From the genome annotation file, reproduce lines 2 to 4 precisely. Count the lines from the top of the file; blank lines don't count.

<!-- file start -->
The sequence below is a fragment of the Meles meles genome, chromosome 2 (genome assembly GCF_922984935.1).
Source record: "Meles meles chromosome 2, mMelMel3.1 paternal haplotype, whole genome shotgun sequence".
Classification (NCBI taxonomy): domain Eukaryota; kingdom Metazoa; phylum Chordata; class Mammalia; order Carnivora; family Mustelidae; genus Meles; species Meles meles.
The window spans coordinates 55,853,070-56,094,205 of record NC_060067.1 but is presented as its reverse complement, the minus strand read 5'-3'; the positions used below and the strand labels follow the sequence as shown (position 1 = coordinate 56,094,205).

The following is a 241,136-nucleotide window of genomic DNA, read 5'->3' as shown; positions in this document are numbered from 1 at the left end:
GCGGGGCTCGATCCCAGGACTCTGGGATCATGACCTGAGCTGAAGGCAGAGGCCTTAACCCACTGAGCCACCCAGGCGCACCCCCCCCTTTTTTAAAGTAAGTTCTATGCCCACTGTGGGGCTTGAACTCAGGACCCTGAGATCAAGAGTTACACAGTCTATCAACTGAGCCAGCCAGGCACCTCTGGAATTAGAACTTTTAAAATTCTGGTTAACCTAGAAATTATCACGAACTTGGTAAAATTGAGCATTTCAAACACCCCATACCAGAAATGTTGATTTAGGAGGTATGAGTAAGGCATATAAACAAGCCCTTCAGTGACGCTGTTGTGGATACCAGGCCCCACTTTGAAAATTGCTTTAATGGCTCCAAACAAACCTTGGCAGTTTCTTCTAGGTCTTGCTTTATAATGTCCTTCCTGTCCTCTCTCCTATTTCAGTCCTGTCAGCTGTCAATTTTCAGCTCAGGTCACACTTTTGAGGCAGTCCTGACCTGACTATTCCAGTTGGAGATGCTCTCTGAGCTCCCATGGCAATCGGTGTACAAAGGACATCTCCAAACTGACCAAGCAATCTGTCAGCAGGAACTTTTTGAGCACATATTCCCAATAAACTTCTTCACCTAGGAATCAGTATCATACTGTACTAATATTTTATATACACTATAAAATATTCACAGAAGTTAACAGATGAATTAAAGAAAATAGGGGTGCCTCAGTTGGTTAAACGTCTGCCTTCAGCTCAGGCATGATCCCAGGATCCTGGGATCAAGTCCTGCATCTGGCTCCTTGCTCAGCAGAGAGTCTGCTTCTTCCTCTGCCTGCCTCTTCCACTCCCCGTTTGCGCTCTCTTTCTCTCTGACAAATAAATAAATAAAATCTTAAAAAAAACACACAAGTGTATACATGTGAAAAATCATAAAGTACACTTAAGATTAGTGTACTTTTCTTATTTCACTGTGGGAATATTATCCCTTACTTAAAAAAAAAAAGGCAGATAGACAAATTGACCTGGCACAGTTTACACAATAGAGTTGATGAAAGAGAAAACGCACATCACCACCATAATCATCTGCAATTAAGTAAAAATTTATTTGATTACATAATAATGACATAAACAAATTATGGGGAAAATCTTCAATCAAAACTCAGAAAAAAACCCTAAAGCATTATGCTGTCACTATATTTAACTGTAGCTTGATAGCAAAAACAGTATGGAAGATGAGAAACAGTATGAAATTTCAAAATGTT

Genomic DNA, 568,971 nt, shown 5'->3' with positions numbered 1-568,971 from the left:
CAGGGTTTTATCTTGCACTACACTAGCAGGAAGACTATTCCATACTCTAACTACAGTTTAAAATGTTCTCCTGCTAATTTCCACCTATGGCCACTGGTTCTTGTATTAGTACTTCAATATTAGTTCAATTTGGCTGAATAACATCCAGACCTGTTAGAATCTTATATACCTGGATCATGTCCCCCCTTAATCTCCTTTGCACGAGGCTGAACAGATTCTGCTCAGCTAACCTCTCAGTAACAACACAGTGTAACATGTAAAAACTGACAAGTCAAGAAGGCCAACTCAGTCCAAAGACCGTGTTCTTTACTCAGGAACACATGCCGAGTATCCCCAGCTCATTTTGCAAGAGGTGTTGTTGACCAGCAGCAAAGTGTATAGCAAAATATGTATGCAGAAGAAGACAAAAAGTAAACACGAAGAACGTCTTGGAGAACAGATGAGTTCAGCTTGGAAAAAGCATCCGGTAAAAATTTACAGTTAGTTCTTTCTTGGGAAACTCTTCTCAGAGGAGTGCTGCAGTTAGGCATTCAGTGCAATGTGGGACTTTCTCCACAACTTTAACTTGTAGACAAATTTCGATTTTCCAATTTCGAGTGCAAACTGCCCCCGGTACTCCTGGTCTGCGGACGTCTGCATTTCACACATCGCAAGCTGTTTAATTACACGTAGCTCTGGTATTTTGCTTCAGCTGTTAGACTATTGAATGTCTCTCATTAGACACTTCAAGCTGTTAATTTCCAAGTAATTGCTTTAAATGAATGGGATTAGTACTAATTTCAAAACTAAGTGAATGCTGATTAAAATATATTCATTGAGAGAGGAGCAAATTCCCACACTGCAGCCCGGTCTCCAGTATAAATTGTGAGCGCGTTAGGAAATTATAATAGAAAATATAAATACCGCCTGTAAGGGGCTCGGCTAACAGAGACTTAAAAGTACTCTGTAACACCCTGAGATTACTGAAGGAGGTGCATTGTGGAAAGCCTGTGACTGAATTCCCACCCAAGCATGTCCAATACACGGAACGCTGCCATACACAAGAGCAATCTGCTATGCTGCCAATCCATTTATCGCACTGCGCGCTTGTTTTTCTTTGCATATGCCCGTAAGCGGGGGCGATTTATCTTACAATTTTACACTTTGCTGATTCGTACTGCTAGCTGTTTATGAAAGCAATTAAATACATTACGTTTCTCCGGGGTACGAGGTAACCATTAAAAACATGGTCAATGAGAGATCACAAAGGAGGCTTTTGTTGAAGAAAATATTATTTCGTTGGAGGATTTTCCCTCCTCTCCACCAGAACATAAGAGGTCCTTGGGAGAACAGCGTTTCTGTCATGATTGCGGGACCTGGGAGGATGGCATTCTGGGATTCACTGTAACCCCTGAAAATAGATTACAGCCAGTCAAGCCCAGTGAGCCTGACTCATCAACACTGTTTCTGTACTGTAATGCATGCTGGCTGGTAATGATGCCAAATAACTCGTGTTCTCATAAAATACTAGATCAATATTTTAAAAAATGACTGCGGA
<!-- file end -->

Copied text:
Source record: "Meles meles chromosome 2, mMelMel3.1 paternal haplotype, whole genome shotgun sequence".
Classification (NCBI taxonomy): domain Eukaryota; kingdom Metazoa; phylum Chordata; class Mammalia; order Carnivora; family Mustelidae; genus Meles; species Meles meles.
The window spans coordinates 55,853,070-56,094,205 of record NC_060067.1 but is presented as its reverse complement, the minus strand read 5'-3'; the positions used below and the strand labels follow the sequence as shown (position 1 = coordinate 56,094,205).